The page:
The trees of the Lord drink their fill (Psalm 103)

The significance of trees

You could see the Bible as a narrative arc starting with the tree of the knowledge of good and evil and the tree of life in the Garden of Eden (N.B. two separate trees) in Genesis chapter 2, moving onward to the Tree of the Cross at the (nearly) end of the Gospels, and looking towards the trees of life in Revelation chapter 22, which are many, bear fruit twelve times a year and have healing leaves. Adam and Eve are ejected from paradise in Genesis 2 ff. because they have eaten of the knowledge tree and shown that they can’t be trusted to be obedient, and God is worried that they will next eat from the tree of life and live for ever (Genesis 3:22).  So trees are an integral part of the story right from the beginning.

Christ on cross superimposed on tree in Paradise
Crucifix, tree of knowledge, blond snake,  Adam and Eve. This image is mid-fifteenth century

We feel that trees are important, significant, mysterious; and we are only at the beginning of understanding how they work, and maybe even have systems of communication.   They can be enormous and mysterious, like the great Canadian redwoods and the African podocarpus, or smaller and familiar, like the fruit tree in our garden, but there is always something special about trees.  I feel that slogan about some watch or other is much truer of any tree; you don’t own it, you’re just looking after it for the next generation…..or several.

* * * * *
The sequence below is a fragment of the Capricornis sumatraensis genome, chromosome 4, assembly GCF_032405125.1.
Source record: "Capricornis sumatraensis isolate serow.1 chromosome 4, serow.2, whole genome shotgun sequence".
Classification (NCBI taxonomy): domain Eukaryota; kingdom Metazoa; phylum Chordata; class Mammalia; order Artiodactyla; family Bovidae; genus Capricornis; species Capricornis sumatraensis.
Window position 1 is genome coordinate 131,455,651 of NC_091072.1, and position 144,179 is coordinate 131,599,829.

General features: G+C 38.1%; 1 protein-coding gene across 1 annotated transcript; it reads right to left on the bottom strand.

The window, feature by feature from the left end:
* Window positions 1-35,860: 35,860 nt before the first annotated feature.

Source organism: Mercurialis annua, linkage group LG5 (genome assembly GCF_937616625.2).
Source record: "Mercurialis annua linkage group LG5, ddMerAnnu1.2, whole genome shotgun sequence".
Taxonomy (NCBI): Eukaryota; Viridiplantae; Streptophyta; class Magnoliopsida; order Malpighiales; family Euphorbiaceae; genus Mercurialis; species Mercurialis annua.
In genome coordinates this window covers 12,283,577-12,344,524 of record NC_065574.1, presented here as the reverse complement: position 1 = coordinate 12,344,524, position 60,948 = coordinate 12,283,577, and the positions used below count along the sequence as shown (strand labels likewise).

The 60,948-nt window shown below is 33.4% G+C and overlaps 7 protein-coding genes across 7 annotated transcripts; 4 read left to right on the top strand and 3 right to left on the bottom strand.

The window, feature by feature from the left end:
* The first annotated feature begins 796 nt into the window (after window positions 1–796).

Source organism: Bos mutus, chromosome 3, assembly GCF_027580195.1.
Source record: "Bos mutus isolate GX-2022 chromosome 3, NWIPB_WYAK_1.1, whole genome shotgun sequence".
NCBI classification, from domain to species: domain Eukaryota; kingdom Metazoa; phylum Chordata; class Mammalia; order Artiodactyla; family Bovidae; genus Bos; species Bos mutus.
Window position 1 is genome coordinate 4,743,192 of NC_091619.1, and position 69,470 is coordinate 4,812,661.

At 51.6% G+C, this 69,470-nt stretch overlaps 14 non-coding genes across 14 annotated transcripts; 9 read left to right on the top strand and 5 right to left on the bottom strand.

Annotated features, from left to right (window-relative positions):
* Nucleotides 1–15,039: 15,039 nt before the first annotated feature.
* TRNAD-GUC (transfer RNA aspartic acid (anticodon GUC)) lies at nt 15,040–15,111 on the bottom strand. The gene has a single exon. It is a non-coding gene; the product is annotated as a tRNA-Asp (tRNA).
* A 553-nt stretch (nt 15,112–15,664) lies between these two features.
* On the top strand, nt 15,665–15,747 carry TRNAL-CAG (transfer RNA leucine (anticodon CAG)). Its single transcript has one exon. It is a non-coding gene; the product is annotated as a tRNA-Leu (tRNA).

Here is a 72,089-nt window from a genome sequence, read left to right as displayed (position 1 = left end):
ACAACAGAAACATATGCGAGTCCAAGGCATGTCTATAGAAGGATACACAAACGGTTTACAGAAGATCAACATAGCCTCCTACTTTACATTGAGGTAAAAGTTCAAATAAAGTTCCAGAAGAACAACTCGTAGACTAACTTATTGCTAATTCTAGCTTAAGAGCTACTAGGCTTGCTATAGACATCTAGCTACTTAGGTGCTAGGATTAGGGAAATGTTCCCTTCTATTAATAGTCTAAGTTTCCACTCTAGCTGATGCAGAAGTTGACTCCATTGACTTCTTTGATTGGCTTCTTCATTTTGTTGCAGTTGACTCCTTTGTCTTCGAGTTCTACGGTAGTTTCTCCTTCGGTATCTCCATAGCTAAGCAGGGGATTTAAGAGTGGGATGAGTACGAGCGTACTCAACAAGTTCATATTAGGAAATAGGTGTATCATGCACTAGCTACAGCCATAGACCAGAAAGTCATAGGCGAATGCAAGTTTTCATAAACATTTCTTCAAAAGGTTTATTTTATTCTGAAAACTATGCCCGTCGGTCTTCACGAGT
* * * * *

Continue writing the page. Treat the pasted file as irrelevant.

Trees in the Holy Land

There are only a few species of tree in the psalms, though there are more in the Bible as a whole (think of Noah and the ark made of gopher wood, which I imagine as having attractive stripes like some African woods, though I have no evidence for that at all, I think it’s probably based on Disney chipmunks).  When we think of the bible landscape, it’s not usually forested, though Lebanon is famous for, and identified with, its cedars.  It’s more sort of desert-like, dry and dusty, with lots of stunted bushes and not much shade.  One great thing about the old blockbuster bible films is that the makers were so reverent that they filmed on the spot or as near as they could manage, so our mental pictures are probably fairly accurate.  All the making the desert bloom and orange groves are of much later date.

Singing about trees in the psalms

But there are some trees in the psalms : olive, oak, fig, the mighty cedars, poplars (or maybe willows or aspens), date palms and other fruit trees.  I am sad to say that there are no terebinths mentioned in the psalms.  I’m not sure what sort of tree a terebinth is, but it is a lovely word.  There are references to forests and green valleys, trees near to water.  The psalmists wrote about their real world,  and they refer to trees both literally and metaphorically.  The very first psalm describes the just man as ‘a tree planted beside the flowing waters, that yields its fruit in due season’, but the leaves are described as never fading, so it’s a fantasy as well as metaphorical tree rather than a real one.  The real ones occur in the Creation psalms, and they are often invoked to demonstrate God’s power (and sometimes the strength of his wrath).

The just man…..and the wicked